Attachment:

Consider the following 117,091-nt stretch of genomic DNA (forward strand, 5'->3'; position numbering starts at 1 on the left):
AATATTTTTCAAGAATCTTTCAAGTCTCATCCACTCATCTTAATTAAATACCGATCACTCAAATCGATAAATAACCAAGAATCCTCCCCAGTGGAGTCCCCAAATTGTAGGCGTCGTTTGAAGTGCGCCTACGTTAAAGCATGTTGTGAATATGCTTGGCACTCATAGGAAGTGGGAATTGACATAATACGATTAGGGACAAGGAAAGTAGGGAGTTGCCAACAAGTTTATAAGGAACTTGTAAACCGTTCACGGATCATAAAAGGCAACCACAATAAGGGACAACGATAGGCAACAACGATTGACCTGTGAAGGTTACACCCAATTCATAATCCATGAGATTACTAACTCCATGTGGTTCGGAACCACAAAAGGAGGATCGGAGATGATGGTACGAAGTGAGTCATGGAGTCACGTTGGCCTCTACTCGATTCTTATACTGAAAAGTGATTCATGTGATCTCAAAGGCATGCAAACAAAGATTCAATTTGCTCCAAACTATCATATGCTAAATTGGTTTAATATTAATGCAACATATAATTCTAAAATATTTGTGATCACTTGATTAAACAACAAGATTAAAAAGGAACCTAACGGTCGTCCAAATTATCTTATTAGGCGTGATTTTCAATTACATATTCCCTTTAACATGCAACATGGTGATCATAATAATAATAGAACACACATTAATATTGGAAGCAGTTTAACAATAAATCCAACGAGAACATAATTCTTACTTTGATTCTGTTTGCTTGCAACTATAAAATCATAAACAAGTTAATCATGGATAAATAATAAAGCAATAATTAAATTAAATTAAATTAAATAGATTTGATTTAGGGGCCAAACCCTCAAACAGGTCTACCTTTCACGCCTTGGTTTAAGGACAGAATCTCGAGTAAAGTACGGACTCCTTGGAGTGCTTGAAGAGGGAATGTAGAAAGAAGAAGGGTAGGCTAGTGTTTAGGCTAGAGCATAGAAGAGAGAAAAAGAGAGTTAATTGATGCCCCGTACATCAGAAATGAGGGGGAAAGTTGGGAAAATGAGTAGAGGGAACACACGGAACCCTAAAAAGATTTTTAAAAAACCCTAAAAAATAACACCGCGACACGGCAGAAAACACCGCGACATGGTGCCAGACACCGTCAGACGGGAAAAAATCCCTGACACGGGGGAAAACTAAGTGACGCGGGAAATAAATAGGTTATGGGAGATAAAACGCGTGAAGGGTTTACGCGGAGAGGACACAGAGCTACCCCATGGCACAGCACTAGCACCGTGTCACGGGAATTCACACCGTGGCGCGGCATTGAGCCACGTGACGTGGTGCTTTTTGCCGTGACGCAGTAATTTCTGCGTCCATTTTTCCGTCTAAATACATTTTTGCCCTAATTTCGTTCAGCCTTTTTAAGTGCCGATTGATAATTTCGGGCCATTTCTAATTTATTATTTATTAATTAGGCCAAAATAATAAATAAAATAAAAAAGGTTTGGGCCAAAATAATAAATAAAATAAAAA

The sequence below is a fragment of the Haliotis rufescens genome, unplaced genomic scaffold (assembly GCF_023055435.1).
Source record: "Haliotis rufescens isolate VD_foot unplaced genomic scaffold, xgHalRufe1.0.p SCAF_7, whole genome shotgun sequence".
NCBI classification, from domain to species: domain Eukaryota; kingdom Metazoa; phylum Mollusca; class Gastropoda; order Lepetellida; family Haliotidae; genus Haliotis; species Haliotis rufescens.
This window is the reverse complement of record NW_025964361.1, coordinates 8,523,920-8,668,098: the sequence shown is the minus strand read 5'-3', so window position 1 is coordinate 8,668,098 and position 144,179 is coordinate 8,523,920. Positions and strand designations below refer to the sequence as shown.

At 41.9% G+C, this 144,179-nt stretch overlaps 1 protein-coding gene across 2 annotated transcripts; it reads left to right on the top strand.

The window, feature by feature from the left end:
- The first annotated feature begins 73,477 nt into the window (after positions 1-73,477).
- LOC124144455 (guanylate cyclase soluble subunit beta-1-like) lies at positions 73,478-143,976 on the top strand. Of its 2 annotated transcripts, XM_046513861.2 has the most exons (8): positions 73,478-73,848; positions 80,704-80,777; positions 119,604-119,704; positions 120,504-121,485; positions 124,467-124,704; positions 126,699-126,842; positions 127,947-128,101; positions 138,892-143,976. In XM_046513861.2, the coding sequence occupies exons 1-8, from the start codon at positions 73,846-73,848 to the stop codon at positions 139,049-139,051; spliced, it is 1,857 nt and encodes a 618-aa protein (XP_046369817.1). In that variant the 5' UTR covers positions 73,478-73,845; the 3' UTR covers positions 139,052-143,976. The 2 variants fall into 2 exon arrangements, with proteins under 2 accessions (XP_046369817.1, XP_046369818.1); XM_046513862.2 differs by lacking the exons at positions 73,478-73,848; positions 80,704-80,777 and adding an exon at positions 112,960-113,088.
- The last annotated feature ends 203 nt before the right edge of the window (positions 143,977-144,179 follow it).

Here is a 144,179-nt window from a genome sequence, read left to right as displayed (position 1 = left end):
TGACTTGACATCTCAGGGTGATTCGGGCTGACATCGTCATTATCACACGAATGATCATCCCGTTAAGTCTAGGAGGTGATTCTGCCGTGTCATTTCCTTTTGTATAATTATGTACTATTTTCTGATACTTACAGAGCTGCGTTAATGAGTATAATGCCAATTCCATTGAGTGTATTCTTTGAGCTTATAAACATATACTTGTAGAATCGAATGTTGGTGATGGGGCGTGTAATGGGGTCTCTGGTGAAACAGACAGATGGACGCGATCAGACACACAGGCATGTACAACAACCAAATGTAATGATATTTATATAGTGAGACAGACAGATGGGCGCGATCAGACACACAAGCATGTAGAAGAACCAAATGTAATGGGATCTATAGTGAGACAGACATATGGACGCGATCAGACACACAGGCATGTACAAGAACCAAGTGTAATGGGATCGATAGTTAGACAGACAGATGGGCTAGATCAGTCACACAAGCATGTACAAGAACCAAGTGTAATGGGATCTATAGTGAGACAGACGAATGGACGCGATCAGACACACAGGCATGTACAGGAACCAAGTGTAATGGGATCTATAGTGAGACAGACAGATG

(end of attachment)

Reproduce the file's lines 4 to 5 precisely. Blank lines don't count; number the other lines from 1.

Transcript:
Source record: "Haliotis rufescens isolate VD_foot unplaced genomic scaffold, xgHalRufe1.0.p SCAF_7, whole genome shotgun sequence".
NCBI classification, from domain to species: domain Eukaryota; kingdom Metazoa; phylum Mollusca; class Gastropoda; order Lepetellida; family Haliotidae; genus Haliotis; species Haliotis rufescens.